It's Still Hard to Believe Who Makes Up the Yankee Rotation

The Yankees handling of their rotation is no less baffling on the eve of spring training

In his scathing review of the new Spider-Man Broadway musical/demolition derby, Ben Brantley of the Times poses this question about what unfolds on the stage in front of you.

"How can $65 million look so cheap?"

There are rarely parallels between life on the Great White Way and life on the baseball diamond, but there's something about Brantley's question that calls to mind the 2011 New York Yankees. We're now just days away from pitchers and catchers reporting to Tampa and a perusal of the team's depth chart finds Sergio Mitre, he of the 13-29 career record and 5.27 ERA, slated to start once every five days.

"How can $200 million-plus look so cheap?"

That's overstating things a bit, obviously. The Yankees have a very strong lineup and a gold-plated bullpen to give them confidence about their chances this season, but that confidence wavers every time your eyes come back to Mitre's name.

It's like staying at a house with the finest materials using the most expensive fixtures and appliances, then going to the bathroom and finding thin, sandpapery toilet paper. It doesn't ruin the overall appeal of the house, but it does make you realize the things that take real significance.

What's the point of having a perfectly made espresso when your next trip to the commode will end with pain?

In Yankee terms, that would be having Rafael Soriano around to protect leads that Mitre (or Ivan Nova or Bartolo Colon) doesn't send his way. There's no denying that it was a tough market for buyers of starting pitching, but it seems hard to believe that the Yankees won't wind up overpaying for pitching at some point this season. By waiiting, though, the Yankees run the risk of being in a position where that won't help them.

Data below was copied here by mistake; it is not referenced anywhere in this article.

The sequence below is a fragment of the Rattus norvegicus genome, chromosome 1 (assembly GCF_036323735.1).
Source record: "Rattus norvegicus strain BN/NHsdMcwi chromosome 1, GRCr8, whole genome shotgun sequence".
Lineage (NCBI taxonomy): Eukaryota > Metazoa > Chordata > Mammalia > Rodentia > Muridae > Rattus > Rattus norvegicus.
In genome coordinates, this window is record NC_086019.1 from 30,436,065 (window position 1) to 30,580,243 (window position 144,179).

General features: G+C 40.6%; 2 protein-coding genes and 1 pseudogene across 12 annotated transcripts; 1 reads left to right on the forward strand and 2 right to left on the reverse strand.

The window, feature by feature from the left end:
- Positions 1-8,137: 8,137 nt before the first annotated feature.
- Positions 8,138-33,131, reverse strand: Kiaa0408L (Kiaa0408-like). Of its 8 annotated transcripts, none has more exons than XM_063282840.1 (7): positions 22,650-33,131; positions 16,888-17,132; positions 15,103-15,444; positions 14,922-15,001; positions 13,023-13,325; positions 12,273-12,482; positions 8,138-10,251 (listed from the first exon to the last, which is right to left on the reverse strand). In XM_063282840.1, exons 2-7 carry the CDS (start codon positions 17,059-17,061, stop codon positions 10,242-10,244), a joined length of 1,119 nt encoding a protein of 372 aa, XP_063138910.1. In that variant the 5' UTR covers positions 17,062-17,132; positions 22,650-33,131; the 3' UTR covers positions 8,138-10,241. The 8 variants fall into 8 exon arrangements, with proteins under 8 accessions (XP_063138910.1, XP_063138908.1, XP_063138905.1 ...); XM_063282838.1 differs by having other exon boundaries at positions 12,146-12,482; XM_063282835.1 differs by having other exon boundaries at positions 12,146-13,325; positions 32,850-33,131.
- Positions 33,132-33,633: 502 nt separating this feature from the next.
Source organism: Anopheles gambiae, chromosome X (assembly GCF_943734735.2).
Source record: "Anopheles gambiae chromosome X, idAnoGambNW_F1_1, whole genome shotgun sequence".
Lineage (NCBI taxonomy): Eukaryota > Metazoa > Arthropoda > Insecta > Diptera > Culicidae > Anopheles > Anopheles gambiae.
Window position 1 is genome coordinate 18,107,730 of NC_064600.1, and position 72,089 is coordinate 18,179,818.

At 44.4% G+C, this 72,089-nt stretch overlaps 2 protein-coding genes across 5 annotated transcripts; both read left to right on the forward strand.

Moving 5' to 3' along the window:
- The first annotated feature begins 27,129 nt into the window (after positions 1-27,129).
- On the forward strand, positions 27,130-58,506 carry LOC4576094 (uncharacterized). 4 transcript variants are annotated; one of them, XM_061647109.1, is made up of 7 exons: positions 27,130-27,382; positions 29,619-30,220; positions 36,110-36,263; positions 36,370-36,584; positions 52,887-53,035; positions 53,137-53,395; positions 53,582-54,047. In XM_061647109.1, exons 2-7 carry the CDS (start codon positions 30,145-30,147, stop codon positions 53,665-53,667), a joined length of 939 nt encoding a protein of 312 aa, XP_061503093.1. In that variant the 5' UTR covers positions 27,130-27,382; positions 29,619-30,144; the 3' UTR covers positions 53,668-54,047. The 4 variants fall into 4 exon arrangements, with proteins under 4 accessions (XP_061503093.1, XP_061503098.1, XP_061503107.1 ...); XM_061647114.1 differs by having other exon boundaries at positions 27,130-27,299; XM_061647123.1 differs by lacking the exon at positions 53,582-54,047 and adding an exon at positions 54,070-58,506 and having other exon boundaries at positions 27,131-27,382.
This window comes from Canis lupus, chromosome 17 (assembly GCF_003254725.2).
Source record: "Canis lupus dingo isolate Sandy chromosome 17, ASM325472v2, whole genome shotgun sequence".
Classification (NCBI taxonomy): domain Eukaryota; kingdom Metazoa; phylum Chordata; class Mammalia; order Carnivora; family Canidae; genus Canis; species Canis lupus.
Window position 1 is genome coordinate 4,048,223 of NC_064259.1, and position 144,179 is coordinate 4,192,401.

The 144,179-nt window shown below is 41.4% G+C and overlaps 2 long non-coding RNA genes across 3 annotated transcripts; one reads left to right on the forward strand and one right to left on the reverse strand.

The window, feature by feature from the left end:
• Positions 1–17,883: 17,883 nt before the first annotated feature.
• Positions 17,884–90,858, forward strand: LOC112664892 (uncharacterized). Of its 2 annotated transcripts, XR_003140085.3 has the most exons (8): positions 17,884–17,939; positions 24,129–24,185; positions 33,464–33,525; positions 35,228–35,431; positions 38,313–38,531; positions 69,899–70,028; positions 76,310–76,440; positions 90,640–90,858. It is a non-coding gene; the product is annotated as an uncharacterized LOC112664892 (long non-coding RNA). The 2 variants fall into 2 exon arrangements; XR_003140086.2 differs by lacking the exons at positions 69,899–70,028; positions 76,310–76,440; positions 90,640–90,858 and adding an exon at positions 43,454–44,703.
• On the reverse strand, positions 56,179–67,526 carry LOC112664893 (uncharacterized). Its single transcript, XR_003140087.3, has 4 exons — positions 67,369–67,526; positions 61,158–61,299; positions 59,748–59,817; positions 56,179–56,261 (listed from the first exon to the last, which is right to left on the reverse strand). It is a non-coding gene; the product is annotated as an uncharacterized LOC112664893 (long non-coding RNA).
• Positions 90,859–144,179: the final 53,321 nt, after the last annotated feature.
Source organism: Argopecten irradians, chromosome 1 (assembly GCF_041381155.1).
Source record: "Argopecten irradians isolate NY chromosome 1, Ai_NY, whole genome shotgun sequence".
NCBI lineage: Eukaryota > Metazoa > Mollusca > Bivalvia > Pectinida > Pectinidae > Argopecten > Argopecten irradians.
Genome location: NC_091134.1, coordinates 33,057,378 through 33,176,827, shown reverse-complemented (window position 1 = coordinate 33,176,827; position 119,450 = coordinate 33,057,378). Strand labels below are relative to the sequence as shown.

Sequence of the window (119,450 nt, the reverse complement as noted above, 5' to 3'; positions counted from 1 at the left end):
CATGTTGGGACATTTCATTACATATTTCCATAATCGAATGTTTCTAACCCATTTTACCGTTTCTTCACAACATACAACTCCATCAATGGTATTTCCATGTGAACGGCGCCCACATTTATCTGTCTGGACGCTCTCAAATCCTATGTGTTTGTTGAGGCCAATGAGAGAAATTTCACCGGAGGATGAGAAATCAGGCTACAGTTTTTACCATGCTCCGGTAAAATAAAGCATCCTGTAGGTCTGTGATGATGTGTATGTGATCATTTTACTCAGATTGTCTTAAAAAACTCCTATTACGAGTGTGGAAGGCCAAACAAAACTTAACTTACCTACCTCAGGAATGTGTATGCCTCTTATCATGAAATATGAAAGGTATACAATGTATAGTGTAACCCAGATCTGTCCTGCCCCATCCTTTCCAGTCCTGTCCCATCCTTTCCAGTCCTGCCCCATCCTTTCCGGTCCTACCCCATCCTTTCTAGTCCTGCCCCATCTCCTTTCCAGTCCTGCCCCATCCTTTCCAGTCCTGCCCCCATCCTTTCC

It was just 2008 when the Yankees tried a similar approach and rode it all the way out of the playoffs. The 2007 run wasn't much better and wouldn't have ended with a playoff berth without Roger Clemens and Joba Chamberlain materializing out of the ether. The Yankee offense should be very good, so should the bullpen but they're still pinning a lot of their hopes on some pretty modest players.

That's a strange place for the Yankees to be, although there's still a pretty good chance they'll be playing long after Spider-Man goes dark for the final time.

Josh Alper is a writer living in New York City and is a contributor to and in addition to his duties for You can follow him on Twitter.

Copyright FREEL - NBC Local Media
Contact Us